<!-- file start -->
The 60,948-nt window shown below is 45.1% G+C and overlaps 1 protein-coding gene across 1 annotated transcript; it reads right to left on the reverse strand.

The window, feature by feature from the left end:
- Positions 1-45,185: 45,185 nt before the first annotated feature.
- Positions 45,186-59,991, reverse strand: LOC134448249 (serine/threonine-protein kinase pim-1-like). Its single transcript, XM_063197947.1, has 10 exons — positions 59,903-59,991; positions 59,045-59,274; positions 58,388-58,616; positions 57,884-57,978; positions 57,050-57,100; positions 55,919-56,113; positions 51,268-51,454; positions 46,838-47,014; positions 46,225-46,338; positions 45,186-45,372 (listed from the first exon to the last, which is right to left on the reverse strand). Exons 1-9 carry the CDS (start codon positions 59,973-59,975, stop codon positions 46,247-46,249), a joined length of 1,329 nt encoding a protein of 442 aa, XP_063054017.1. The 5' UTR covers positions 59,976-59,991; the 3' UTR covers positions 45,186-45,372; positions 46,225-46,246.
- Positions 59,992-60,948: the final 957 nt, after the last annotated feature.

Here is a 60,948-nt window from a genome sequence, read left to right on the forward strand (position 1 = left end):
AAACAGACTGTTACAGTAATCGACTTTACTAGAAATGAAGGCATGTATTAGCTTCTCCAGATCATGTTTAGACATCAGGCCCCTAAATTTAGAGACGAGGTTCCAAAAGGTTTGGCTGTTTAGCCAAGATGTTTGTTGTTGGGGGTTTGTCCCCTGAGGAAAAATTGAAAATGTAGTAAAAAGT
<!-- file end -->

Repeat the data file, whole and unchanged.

The 60,948-nt window shown below is 45.1% G+C and overlaps 1 protein-coding gene across 1 annotated transcript; it reads right to left on the reverse strand.

The window, feature by feature from the left end:
- Positions 1-45,185: 45,185 nt before the first annotated feature.
- Positions 45,186-59,991, reverse strand: LOC134448249 (serine/threonine-protein kinase pim-1-like). Its single transcript, XM_063197947.1, has 10 exons — positions 59,903-59,991; positions 59,045-59,274; positions 58,388-58,616; positions 57,884-57,978; positions 57,050-57,100; positions 55,919-56,113; positions 51,268-51,454; positions 46,838-47,014; positions 46,225-46,338; positions 45,186-45,372 (listed from the first exon to the last, which is right to left on the reverse strand). Exons 1-9 carry the CDS (start codon positions 59,973-59,975, stop codon positions 46,247-46,249), a joined length of 1,329 nt encoding a protein of 442 aa, XP_063054017.1. The 5' UTR covers positions 59,976-59,991; the 3' UTR covers positions 45,186-45,372; positions 46,225-46,246.
- Positions 59,992-60,948: the final 957 nt, after the last annotated feature.

Here is a 60,948-nt window from a genome sequence, read left to right on the forward strand (position 1 = left end):
AAACAGACTGTTACAGTAATCGACTTTACTAGAAATGAAGGCATGTATTAGCTTCTCCAGATCATGTTTAGACATCAGGCCCCTAAATTTAGAGACGAGGTTCCAAAAGGTTTGGCTGTTTAGCCAAGATGTTTGTTGTTGGGGGTTTGTCCCCTGAGGAAAAATTGAAAATGTAGTAAAAAGT